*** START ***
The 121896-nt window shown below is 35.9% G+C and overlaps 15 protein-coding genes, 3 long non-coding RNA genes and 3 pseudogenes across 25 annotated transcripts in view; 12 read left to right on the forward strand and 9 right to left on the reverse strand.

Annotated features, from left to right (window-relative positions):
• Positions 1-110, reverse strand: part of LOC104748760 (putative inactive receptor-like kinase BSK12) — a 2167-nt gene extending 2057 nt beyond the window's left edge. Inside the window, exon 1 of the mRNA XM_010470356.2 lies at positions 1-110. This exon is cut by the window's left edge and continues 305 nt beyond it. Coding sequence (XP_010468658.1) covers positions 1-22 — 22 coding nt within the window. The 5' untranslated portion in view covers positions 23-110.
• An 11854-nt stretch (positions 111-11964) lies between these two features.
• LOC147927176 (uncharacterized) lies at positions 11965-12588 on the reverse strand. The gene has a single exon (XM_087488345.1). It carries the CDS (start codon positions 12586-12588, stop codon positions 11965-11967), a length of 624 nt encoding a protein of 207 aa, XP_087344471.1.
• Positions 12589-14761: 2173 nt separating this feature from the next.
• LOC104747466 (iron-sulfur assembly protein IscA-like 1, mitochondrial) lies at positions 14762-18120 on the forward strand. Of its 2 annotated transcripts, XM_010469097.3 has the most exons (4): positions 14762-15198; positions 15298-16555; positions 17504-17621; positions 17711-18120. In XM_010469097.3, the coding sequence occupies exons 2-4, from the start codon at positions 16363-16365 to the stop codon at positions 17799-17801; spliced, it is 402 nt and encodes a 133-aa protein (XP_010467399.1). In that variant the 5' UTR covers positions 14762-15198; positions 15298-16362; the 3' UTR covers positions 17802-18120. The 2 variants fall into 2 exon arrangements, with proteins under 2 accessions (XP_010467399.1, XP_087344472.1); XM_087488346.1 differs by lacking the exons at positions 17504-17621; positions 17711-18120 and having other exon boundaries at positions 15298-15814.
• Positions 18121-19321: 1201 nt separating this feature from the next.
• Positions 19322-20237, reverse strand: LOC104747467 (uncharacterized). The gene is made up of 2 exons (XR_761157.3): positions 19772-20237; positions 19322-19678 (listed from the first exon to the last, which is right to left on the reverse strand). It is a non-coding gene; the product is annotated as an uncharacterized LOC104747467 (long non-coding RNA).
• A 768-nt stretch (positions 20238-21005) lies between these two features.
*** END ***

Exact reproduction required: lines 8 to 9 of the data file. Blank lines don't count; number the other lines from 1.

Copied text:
• Positions 18121-19321: 1201 nt separating this feature from the next.
• Positions 19322-20237, reverse strand: LOC104747467 (uncharacterized). The gene is made up of 2 exons (XR_761157.3): positions 19772-20237; positions 19322-19678 (listed from the first exon to the last, which is right to left on the reverse strand). It is a non-coding gene; the product is annotated as an uncharacterized LOC104747467 (long non-coding RNA).